Angus Mol is an assistant professor at the Leiden University Centre for Digital Humanities. Here he teaches and does research, not only on how digital tools can be used in the study of cultures and societies, but also how digital media shape our engagement with the present and past. With a background in archaeology and as a co-founder of VALUE, his research and outreach specifically address the intersections of the past and video games. His previous publications have appeared at Sidestone Press and a number of international journals and handbooks. These include the first Interactive Past volume as well as work in theoretical and Caribbean archaeology and network studies. He also writes blogs and produces other media as Dr. Random on VALUE’s Interactive Pasts website.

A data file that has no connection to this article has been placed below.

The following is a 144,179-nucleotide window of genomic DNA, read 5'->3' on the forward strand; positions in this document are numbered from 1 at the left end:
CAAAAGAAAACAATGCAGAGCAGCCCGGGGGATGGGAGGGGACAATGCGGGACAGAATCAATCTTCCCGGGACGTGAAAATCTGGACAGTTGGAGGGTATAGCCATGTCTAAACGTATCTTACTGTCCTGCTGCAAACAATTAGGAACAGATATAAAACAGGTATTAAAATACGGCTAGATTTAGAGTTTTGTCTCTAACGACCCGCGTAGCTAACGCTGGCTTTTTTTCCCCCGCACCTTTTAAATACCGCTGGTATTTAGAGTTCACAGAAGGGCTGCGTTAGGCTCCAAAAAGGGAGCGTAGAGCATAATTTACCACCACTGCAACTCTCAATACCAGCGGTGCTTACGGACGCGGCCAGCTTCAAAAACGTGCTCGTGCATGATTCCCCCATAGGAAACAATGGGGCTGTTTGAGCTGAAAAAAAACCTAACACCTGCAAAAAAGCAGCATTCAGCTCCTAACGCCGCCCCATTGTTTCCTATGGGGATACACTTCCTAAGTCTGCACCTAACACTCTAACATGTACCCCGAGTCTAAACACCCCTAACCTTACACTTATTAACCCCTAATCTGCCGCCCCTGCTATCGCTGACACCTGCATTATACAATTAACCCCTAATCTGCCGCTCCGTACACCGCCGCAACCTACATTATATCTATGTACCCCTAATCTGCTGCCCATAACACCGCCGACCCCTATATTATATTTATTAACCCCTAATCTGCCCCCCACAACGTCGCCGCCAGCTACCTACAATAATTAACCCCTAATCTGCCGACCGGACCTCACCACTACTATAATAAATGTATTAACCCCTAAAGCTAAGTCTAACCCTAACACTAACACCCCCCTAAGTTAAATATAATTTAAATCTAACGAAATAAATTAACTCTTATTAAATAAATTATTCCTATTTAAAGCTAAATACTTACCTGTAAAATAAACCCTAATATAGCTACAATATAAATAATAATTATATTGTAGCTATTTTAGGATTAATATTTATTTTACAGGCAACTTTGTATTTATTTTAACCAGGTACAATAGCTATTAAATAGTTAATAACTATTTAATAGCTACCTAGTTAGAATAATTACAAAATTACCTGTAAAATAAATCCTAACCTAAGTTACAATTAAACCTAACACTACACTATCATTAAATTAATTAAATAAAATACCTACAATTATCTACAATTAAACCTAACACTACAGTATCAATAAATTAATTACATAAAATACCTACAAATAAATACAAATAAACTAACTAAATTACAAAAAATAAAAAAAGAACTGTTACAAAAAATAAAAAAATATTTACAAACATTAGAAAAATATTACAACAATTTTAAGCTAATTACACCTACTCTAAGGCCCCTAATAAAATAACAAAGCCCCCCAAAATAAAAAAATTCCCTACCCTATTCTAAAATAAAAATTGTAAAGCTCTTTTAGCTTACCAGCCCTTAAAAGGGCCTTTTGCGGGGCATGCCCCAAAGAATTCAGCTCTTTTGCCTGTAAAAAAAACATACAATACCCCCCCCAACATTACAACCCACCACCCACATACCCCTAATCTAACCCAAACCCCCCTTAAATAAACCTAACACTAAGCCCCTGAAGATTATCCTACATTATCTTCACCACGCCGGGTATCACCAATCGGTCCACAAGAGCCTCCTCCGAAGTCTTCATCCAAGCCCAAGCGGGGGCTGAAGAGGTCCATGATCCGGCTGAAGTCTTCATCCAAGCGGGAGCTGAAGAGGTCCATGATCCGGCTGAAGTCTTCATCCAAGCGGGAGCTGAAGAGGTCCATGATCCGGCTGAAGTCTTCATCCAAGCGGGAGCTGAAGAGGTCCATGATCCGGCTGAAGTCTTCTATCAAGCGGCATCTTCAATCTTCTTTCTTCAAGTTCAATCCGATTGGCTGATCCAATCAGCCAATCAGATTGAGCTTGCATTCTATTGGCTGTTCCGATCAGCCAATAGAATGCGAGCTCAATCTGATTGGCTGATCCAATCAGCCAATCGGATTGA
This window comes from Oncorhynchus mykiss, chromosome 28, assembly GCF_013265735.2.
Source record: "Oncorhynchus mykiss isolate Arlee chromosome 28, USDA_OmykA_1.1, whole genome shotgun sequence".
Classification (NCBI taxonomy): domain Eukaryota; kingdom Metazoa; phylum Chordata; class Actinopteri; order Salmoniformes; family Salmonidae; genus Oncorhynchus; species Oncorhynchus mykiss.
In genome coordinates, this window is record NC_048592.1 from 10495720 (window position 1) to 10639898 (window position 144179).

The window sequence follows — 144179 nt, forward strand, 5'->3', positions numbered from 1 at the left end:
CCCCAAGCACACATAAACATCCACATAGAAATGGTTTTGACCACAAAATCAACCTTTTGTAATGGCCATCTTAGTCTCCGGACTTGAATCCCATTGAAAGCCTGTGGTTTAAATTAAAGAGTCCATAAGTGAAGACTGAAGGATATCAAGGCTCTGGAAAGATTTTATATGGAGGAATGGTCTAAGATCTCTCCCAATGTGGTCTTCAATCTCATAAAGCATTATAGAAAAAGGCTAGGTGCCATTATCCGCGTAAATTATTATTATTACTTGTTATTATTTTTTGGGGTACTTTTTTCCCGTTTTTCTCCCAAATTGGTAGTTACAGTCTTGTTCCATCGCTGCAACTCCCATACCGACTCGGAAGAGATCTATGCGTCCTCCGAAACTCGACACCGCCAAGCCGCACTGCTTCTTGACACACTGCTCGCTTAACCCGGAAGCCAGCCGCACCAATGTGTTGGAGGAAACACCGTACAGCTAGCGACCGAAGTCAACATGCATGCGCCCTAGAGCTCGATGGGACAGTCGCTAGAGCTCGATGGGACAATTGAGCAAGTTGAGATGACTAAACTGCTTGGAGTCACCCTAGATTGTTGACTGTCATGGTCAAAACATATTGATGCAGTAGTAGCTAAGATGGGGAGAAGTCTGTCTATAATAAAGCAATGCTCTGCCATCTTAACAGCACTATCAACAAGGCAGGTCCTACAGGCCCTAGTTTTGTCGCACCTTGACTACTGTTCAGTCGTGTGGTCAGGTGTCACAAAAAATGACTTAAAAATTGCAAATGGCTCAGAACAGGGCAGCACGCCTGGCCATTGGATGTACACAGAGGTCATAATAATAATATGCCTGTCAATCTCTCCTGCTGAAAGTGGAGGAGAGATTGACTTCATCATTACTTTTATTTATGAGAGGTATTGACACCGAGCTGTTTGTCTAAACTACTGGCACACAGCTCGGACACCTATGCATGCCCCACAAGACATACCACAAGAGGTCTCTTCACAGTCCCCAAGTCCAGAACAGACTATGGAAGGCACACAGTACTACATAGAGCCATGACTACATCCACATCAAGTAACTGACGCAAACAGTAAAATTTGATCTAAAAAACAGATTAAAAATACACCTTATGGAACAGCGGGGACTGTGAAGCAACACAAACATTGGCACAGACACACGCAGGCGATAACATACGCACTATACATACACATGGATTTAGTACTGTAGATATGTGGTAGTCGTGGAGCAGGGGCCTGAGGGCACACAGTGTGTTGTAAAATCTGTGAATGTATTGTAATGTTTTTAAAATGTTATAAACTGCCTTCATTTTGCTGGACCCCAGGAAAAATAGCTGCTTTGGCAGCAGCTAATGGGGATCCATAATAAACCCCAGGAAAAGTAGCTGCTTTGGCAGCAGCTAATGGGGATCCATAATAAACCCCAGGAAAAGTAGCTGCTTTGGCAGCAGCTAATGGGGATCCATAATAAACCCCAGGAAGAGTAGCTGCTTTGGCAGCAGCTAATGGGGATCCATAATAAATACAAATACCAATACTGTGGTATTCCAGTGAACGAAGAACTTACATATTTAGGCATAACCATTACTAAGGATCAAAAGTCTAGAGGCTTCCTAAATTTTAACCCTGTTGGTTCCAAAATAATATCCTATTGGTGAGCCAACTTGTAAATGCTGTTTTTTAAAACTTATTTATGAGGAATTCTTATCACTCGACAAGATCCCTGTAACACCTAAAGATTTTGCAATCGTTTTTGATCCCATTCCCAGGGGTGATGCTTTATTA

Bram van den Hout
Bram van den Hout is a researcher and data manager at the International Institute of Social History and his fields of interest are slavery, piracy, and violence in the Dutch East Indian Company. Through the VALUE Foundation he also explores the intersection between video games and history. He co-authored the book Testimonies of Enslavement: Sources on Slavery from the Indian Ocean World (2020) and three articles all on slavery and the slave trade within and around the city of Cochin on the Southwest Indian coast, at the time controlled by the Dutch East India Company.
Aris Politopoulos is a lecturer for the Archaeology of the Ancient Near East at the Faculty of Archaeology, Leiden University, and a postdoctoral researcher at the Leiden University Center for Arts in Society working on the Past-at-Play Lab project. His research focuses on ancient Near Eastern empires, the archaeology of the Eastern Mediterranean, the archaeology of Play, and the archaeological study of video games. He is also a co-founding member of the VALUE Foundation and has published extensively on the topic of video games and archaeology.